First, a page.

Skip to main content

How to Set Up a Raspberry Pi for the First Time

Raspberry Pi 4B
(Image credit: Future)

So you've just gotten a new Raspberry Pi, perhaps even the Raspberry Pi 4 or Raspberry Pi 400, and taken it out of the box. Now what? There are a million things you can do with your mini computer, but first you need to get it up and running. Note that, if this is a Raspberry Pi Pico microcontroller, the setup process is completely different so see our article on how to set up Raspberry Pi Pico.

If you bought your Pi as part of a kit, you probably got everything you need right in the box, but if you just have the board, you'll need the following:

  • A power source
  • A microSD card (at least 8GB)

And, unless you plan to do a headless install or the Raspberry Pi and use it via remote desktop or SSH (controlling it from a PC), you will need.

  • A keyboard (wired or wireless)
  • A mouse or other pointing device (could be built into the keyboard)
  • A monitor or TV to connect to (via HDMI)
  • HDMI cables

Note that the HDMI cable you need varies based on the Raspberry Pi you are using. Raspberry Pi 4 B has dual, micro HDMI out ports so it requires micro HDMI to HDMI cables or adapters. The Raspberry Pi Zero / Zero W have mini HDMI and therefore need mini HDMI to HDMI cables to connect to a display. All other Raspberry Pi models, including the 3 B, have standard HDMI ports and can use HDMI male to male cables to attach to your monitor or TV.

Powering Your Pi

The Raspberry Pi 4 B and Raspberry Pi 400 (which is just a 4 B inside a keyboard) are powered via a USB Type-C port, which requires a charger that can output 5 volts and 3 amps. Most USB Type-C phone chargers don't have enough amps to get the job done, unless they have USB PD capability, but USB-C laptop chargers should all work. While it's unlikely to be a problem, note that Pi 4 models that were manufactured in 2019 or early 2020 have a bug which prevents them from charging over high-speed data cables that support USB 3.x 5 or 10 Gbps connections.

All other Raspberry Pi models, including the Raspberry Pi 3 B and Pi Zero / Zero W, get power via a micro USB port, which means that you can give it juice by connecting it to just about any of the many different third-party chargers or even by attaching it to one of your computer's USB ports. While you can get away with giving the board a lot less electricity (the Pi Zero W runs perfectly off of my laptop's USB port), the optimal power source for a Raspberry Pi 3 should have 5 volts and 2.5 amps, which also provides plenty of power for any peripherals you attach to its USB ports.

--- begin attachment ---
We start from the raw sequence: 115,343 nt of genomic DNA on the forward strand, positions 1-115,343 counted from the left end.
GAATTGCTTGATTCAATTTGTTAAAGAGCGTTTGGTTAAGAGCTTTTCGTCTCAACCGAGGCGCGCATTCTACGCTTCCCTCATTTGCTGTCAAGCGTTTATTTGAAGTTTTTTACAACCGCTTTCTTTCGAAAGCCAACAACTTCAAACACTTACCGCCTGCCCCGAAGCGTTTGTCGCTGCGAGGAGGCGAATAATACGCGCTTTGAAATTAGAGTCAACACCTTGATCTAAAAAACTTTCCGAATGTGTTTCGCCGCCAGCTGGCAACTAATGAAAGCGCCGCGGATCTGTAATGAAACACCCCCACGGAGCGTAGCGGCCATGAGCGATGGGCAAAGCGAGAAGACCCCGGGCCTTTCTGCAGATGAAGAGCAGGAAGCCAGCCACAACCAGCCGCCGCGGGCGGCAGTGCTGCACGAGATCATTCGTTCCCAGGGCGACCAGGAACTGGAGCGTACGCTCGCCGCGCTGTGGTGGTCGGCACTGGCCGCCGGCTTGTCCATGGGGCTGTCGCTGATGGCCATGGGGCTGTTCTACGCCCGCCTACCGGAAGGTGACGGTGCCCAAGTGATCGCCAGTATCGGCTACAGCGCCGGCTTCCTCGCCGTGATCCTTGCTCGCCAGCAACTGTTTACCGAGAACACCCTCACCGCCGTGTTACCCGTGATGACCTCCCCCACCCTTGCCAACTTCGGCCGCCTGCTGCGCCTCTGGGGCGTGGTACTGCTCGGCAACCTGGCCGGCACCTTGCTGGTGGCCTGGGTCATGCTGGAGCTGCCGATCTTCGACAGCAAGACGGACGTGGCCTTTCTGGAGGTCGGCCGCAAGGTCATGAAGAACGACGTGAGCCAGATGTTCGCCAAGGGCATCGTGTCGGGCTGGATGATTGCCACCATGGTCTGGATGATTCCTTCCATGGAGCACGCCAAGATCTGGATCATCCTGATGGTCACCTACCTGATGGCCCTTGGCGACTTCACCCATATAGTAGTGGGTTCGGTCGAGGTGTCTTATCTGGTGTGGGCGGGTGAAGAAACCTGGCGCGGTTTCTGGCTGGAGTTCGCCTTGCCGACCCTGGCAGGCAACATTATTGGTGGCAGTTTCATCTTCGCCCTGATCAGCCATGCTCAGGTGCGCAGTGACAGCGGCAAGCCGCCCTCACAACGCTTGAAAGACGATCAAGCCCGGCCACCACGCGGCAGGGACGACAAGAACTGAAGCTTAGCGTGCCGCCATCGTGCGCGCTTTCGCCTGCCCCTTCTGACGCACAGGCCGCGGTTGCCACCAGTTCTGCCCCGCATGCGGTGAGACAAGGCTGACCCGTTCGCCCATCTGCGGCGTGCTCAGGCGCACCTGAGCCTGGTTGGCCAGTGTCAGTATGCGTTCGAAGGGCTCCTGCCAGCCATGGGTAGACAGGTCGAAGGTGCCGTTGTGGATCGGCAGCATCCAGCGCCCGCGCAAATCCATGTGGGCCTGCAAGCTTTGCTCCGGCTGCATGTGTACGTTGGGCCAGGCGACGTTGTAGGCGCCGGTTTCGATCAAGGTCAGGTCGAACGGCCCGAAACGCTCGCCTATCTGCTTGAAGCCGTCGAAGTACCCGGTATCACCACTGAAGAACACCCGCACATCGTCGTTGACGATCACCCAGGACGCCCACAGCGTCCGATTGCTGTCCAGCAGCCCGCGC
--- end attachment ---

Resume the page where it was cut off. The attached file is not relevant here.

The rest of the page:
There are a number of power supplies that are made specifically for Raspberry Pis, including  this Canakit model (opens in new tab) for older Raspberry Pis and this Vilros model for the Pi 4 (opens in new tab). Some third-party chargers come with on/off switches, but you shouldn't use them to power down. 

The Pi doesn't have a built-in power switch, so the default way to turn it on is to plug it in. However, to avoid data loss, you'll want to use the shutdown feature in your operating system (OS) before unplugging or switching it off.

An OS on a microSD Card

There are more than a dozen different OSes for Raspberry Pi, and there's even a way to run full Windows 10 on the Pi 3B. However, Raspberry Pi OS, a special version of Debian Linux that's optimized for the Pi, is the best platform for most use cases.

The Raspberry Pi has no internal storage, but instead boots off of a a microSD memory card that you provide. Be sure to get a card that's at least 8GB, preferably 32GB or higher, and has class 10 speed (see our list of best Raspberry Pi microSD cards). It almost goes without saying, but you'll need some kind of card reader to write the OS to it from your PC.

Headless Install for Raspberry Pi?

If you just want to experiment with the Pi or use it to control physical objects like lights, motors and sensors, you don't need to give it its own screen and keyboard. Follow our separate instructions for how to do a headless install on the Raspberry Pi, and you can control the device from the desktop of your PC or Mac, using VNC or SSH remote access software.